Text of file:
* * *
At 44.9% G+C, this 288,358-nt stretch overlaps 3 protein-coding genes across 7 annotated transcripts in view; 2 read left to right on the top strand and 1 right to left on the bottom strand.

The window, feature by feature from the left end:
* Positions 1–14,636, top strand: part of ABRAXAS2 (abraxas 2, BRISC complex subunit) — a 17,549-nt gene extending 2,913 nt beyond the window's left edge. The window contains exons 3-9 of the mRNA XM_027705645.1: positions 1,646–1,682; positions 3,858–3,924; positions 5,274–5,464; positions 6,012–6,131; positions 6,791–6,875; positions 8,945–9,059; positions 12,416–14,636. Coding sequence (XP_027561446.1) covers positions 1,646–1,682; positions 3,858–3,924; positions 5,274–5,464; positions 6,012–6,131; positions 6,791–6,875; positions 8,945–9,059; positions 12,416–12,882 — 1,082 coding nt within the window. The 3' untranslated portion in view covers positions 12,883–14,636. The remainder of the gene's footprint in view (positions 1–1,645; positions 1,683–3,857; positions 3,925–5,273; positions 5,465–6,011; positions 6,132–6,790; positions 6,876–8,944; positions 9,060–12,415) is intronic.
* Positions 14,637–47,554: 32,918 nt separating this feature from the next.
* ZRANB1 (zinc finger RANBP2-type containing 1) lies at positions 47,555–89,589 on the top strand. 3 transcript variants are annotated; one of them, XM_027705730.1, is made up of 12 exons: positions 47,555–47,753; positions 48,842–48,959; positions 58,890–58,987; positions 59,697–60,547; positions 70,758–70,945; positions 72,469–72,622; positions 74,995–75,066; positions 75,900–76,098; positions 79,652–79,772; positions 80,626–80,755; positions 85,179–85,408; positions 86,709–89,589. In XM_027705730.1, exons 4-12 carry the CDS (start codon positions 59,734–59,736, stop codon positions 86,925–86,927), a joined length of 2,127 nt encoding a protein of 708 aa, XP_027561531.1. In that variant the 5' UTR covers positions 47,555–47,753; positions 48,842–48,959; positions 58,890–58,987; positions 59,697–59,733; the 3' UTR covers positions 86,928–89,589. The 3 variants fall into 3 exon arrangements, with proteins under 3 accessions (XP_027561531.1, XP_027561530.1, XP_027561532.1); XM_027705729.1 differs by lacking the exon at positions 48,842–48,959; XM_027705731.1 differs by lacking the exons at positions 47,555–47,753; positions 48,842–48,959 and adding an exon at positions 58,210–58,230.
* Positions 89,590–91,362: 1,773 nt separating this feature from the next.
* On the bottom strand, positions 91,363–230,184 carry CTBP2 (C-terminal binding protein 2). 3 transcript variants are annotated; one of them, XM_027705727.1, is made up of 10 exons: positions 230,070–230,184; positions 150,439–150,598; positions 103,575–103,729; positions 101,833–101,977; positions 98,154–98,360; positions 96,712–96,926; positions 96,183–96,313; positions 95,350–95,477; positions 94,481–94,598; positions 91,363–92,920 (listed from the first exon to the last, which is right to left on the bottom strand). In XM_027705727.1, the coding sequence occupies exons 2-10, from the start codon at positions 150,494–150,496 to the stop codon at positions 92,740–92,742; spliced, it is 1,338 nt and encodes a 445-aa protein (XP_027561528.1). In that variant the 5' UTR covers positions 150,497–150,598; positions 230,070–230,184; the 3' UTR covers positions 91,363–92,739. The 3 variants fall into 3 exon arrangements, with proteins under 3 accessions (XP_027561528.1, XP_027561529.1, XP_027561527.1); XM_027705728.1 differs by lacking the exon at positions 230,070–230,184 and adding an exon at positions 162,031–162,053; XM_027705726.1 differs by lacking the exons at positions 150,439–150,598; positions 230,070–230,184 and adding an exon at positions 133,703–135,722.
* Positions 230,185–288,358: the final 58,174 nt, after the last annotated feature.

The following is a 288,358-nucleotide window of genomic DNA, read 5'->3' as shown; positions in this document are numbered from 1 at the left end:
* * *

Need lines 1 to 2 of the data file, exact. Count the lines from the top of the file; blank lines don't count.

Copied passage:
At 44.9% G+C, this 288,358-nt stretch overlaps 3 protein-coding genes across 7 annotated transcripts in view; 2 read left to right on the top strand and 1 right to left on the bottom strand.

The window, feature by feature from the left end: